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Curiosity has been described as a leadership superpower, but unfocused curiosity can be frustrating, confusing and ineffective for the people you work with, writes Ash Mann.


Juanitia Swart/Unsplash

Being able to distil and transform new ideas into actionable, testable solutions that help you identify effective ways forward for your colleagues, your teams and your organisation is where the true superpower lies. 

When considering change it’s easy to let yourself become paralysed, feeling that you have to get things perfect. Or that you have to accomplish everything in one big bang programme.

But as Nick Sherrard - a partner at venture firm, Label Ventures, who has held a variety of digital-focused roles in the cultural sector - says: “A curious leader with a willingness to learn by doing will outperform someone who just talks about their ideas.”

Experiment and iterate

Through Substrakt’s work with leaders across the sector, we’ve observed that the most impactful people adopt an effective, iterative ‘test and learn’ approach. They identify small opportunities for experimentation and then double down on success to extend those wins. 

But there’s an entrenched view across the sector that there’s no time to create these opportunities for experimentation. People feel they can’t justify spending time on such speculative and ‘risky’ activities. As Kati Price, Head of Experience & Digital at the V&A says: “Test and learn – it’s a phrase you hear a lot of in our sector. But while there is a lot of chat, how many of us are actually doing it?"

Done in the right way, understanding the difference it can make to your longer-term strategy, it’s well worth the investment. And the time commitment isn’t disruptive if approached in this iterative way. By coupling active curiosity with an ability to work out where the most effective solutions might lie, you can help teams collectively begin to imagine new, more successful futures. And by approaching and framing this work as iterative and experimental you derisk it and make it easier to engage with.

Kati Price says: “Start by asking, what’s the impact you want to have? In which case, what do you need to learn, and what are the tests you could run that will help you find the answers? It’s good to frame this as a hypothesis – by doing X we believe we will achieve Y. Ideally this hypothesis is based on some evidence and insight.”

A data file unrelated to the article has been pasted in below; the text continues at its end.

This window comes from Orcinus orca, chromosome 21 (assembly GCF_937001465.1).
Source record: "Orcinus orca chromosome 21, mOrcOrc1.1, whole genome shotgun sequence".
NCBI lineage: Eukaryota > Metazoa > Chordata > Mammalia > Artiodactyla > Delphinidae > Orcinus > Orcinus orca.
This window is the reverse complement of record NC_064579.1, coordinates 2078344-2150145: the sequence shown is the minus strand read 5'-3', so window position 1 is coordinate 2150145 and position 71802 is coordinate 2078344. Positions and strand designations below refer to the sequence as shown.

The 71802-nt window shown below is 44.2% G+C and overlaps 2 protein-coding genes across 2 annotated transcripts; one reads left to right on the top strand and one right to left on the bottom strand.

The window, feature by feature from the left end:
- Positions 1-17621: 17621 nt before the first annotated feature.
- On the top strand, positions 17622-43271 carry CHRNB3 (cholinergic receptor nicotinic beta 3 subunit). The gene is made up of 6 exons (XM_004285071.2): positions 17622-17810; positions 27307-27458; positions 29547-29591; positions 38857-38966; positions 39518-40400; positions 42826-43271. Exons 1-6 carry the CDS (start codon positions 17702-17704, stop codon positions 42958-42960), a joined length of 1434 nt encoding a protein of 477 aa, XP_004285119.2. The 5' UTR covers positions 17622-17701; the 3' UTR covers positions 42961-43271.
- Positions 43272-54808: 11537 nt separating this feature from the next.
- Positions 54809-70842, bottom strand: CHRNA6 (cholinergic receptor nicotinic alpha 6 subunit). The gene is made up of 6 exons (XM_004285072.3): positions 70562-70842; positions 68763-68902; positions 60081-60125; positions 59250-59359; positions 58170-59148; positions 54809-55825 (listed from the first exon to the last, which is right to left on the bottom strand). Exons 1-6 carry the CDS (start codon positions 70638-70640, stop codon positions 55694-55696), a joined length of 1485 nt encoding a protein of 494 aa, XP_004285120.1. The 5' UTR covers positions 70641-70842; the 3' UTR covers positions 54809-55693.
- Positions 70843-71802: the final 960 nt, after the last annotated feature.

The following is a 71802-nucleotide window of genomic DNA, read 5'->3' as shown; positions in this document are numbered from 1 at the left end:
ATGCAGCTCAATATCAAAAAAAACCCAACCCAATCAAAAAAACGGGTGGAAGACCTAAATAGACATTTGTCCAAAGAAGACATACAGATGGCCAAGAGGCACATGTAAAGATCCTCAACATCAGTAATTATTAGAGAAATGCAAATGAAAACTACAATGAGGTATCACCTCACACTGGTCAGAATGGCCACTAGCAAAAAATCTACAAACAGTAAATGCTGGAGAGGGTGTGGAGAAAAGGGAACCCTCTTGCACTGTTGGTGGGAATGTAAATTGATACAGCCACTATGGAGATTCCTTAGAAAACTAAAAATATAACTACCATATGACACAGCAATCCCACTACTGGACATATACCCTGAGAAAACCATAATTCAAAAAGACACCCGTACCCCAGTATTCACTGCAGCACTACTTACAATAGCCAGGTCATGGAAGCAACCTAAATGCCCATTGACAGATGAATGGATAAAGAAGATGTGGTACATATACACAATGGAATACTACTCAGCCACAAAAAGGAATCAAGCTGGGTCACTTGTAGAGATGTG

Culture is key

The ability to shift successfully to a more experimental, curious mode of working will depend on your institutional culture. Booking.com is frequently cited as an organisation with an especially innovation-friendly culture. One of their core tenets is: “Anyone at the company can test anything - without management’s permission.”

Could the same be said about most cultural organisations? Sadly, it’s unlikely. 

I’m not suggesting any cultural organisation could reach the level of experimentation that a company like Booking.com undertakes - at any one time it has “quadrillions of landing-page permutations” - but a shift seems increasingly urgent and necessary.

Nick Sherrard says embracing a more open, curious approach to leadership can have a big impact. “My board asks me how we can enable our team to do the best work of their lives. That leads you towards helping people experiment, and follow hunches, and still be disciplined. I think these small changes in thinking can lead to quite big improvements in the outputs of a team.”

Getting it wrong and dealing with doubt

The main reason for not experimenting comes from fear of getting it wrong. This is why the start small approach is so important. An effective experiment is to test something potentially significant if successful, and not disastrous if it fails.